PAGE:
2011 rugby’s big year in the cap­i­tal

Kapi-Mana News - - SPORT - By JOSEPH RO­MANOS

The Rugby World Cup dom­i­nated Welling­ton sport in 2011, as it did na­tion­ally.

Not only did hundreds of thou­sands of Welling­to­ni­ans fol­low the World Cup, ei­ther by at­tend­ing early matches or on tele­vi­sion, but the city con­trib­uted some of the key mem­bers of the All Black squad.

Piri Weepu, Con­rad Smith, Ma’a Nonu, Cory Jane and, to a lesser ex­tent, Vic­tor Vito, played im­por­tant roles. Welling­ton also claims a bit of pride, too, in the per­for­mance of Aaron Cru­den of Manawatu and An­drew Hore of Taranaki, be­cause of their link with the Hur­ri­canes.

By the end of the tour­na­ment, Hosea Gear had also been called into the squad, as in­juries mounted.

It was ironic that the All Blacks’ tri­umph at the World Cup should make Welling­to­ni­ans feel so good about rugby. Ear­lier in the year, there’d been gnash­ing of teeth as the Hur­ri­canes squad – un­der­per­form­ing as usual – dis­in­te­grated be­fore our eyes.

New Hur­ri­canes coach Mark Ham­mett told Nonu and cap­tain Hore they were no longer re­quired. This caused mas­sive dis­rup­tion, to the point that Weepu and Gear signed else­where soon af­ter.

The Hur­ri­canes lineup looks no­tice­ably short of fire­power.

To round off an undis­tin­guished sea­son for Welling­ton, the Lions fin­ished only sixth of seven teams in their ITM Cup sec­tion.

The Fire­birds fin­ished ei­ther last or sec­ond-last in all three cricket com­pe­ti­tions – first-class, one-day and Twenty20. This re­sulted in the sack­ing of coach An­thony Stu­art. Also de­part­ing was pop­u­lar Cricket Welling­ton chief ex­ec­u­tive Gavin Larsen.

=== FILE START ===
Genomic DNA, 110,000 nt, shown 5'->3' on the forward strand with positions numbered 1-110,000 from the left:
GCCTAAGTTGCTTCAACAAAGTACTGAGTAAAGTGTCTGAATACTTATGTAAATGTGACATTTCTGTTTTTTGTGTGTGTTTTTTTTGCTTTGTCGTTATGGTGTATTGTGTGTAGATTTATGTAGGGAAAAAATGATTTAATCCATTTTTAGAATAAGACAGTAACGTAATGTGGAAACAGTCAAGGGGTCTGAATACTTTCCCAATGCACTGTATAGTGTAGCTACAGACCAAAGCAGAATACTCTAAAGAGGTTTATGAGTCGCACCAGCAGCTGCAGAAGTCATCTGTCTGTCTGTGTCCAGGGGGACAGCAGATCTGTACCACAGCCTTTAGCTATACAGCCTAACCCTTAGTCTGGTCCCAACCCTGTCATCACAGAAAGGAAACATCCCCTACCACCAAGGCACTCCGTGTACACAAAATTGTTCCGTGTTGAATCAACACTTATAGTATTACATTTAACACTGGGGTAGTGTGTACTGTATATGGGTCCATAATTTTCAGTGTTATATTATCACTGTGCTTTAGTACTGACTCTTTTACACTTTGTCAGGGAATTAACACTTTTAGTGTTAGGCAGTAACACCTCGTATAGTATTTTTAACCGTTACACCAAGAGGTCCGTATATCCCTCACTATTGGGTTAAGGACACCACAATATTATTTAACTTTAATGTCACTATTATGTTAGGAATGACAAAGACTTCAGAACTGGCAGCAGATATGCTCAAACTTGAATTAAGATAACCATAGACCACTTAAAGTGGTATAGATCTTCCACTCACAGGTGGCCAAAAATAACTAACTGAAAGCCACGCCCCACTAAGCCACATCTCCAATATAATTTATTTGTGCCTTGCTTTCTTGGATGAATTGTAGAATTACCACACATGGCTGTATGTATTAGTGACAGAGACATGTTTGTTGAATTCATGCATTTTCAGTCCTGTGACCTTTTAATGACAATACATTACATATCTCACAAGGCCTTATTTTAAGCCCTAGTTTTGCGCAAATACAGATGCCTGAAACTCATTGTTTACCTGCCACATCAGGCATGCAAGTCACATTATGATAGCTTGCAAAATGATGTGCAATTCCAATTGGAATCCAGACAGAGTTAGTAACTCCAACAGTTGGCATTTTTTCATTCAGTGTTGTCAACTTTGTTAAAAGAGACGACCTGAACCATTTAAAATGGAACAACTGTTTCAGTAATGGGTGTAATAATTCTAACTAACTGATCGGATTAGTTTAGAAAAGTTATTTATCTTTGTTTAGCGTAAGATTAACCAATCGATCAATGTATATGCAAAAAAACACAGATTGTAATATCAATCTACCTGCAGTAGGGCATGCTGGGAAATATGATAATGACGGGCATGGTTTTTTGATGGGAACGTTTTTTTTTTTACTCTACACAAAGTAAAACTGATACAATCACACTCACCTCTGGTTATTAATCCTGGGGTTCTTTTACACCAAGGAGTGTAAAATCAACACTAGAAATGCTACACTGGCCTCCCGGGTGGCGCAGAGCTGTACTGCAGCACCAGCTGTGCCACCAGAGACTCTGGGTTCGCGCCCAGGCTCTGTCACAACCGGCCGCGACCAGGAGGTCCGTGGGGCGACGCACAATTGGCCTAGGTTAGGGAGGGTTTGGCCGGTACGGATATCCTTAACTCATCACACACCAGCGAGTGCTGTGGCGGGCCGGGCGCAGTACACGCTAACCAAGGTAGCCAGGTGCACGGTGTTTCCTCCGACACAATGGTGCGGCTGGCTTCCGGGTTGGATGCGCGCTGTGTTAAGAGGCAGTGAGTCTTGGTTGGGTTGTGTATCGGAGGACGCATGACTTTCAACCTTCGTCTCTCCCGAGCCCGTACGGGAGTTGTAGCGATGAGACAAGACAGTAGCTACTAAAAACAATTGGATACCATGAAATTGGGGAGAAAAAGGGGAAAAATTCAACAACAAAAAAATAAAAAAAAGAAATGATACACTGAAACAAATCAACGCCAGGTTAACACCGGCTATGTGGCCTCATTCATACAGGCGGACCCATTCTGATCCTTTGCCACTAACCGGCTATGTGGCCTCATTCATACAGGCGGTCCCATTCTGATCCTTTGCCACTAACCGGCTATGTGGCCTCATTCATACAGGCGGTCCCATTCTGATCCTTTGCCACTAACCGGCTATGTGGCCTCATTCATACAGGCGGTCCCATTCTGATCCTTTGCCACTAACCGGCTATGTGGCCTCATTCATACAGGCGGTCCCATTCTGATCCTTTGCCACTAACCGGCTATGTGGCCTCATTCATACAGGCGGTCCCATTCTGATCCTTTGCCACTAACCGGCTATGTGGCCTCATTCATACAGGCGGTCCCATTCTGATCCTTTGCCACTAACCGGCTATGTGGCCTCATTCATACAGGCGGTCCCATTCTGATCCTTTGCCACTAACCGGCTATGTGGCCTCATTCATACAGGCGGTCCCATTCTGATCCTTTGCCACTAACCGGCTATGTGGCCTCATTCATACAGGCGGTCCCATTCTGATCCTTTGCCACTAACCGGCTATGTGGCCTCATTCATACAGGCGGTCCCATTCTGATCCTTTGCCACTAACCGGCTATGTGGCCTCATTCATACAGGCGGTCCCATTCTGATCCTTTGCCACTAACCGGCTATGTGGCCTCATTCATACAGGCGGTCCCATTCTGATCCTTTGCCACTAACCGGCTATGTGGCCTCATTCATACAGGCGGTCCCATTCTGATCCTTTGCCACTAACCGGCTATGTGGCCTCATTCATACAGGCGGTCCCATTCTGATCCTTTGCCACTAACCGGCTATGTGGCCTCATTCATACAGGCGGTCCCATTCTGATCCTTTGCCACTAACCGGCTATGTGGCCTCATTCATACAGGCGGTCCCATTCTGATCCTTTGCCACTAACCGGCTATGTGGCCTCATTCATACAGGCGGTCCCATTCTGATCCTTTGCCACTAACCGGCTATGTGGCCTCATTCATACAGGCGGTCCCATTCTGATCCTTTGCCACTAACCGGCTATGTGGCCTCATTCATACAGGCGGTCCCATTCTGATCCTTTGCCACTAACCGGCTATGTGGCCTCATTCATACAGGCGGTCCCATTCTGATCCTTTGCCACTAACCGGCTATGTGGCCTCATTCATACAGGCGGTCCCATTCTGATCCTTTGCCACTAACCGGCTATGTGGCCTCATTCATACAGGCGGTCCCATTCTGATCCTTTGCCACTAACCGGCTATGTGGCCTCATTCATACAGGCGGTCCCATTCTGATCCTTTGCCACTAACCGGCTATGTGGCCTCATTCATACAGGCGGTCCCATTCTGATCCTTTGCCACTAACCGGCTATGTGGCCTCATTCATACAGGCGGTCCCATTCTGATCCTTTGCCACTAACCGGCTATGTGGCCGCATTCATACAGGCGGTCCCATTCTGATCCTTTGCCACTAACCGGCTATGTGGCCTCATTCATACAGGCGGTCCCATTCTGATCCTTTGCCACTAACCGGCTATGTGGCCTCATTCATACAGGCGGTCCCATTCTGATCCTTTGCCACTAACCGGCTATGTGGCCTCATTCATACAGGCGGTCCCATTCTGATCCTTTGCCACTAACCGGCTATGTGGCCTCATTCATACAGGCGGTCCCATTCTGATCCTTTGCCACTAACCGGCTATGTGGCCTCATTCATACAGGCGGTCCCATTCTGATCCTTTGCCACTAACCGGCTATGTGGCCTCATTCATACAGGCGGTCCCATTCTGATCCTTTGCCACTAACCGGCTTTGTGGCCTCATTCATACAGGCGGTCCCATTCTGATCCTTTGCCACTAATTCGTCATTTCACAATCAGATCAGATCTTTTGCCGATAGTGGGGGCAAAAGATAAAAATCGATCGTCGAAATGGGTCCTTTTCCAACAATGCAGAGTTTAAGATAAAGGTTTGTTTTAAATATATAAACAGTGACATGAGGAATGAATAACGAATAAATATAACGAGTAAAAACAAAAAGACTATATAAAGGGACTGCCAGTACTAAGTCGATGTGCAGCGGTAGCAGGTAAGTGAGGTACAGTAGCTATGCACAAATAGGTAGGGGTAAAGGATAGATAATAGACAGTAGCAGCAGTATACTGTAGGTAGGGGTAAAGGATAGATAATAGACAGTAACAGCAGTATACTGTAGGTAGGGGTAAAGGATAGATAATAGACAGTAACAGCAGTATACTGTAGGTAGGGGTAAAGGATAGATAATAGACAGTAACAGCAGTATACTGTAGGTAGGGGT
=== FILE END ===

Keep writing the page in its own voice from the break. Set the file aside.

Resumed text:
Un­der a new coach, Jamie Sid­dons, the in­jury-blighted Welling­ton team has strug­gled to make an im­pact in the 2011- 12 com­pe­ti­tions.

The Welling­ton women, the Blaze, did much bet­ter, jostling with Can­ter­bury for top hon­ours.

There wasn’t much for Welling­ton to smile about on the net­ball scene. The Pulse im­proved marginally in the trans-tas­man com­pe­ti­tion. In a rather low-key national net­ball cham­pi­onship, Welling­ton fin­ished fourth.

Even the Welling­ton Phoenix foot­ball team failed to pro­vide quite the spark of pre­vi­ous years. They fin­ished sixth in the Aus­tralian league, slip­ping from third in 2010. Their start to the 2011- 12 has hardly been pro­pi­tious.

The Phoenix did pro­vide off-field fire­works, though, when foun­da­tion owner Terry Serepisos ran into fi­nan­cial prob­lems and had to re­lin­quish his hold on the club. He was re­placed by a group of Welling­ton busi­ness­men.

Welling­ton pro­duced re­sults in other sports.

The provin­cial men’s hockey team fin­ished fourth and the women sev­enth in the national league.

The Welling­ton men did well in squash. Martin Knight won the national se­nior ti­tle and Evan Wil­liams was voted most im­proved

mixed New Zealand male player. In ad­di­tion, Welling­ton won the national se­nior teams event.

Welling­ton rower Peter Tay­lor wasn’t quite able to se­cure an­other world ti­tle. He and Storm Uru fin­ished sec­ond in the men’s light­weight dou­ble sculls at the world champs in Bled, Slove­nia, which is still a per­for­mance not to be sneezed at

Back­stroke swim­mer Gareth Kean made the fi­nal of the 100 me­tres in the world cham­pi­onships in Shang­hai and picked up two medals, in­clud­ing a gold, at the world univer­sity games.

Olympic sil­ver medal­list Nick Wil­lis re­bounded from in­jury to reach the fi­nal of the 1500m in the world track and field cham­pi­onships in Daegu.

Pero Cameron’s Welling­ton Saints re­tained their national bas­ket­ball league ti­tle, beat­ing Hawke’s Bay 106-97.

Per­haps the bright­est news on the Welling­ton sports scene was the open­ing of the ASB in­door cen­tre in Ron­go­tai in Au­gust. The cen­tre has proved a huge suc­cess and there has not been the traf­fic chaos pre­dicted by the naysay­ers.


Rugby joy: Even heavy rain didn’t de­ter Welling­to­ni­ans from turn­ing out for the All Blacks’ vic­tory pa­rade on Oc­to­ber 26. More than 100,000 peo­ple wel­comed the Webb El­lis Cup win­ners.

Newspapers in English

Newspapers from New Zealand

© PressReader. All rights reserved.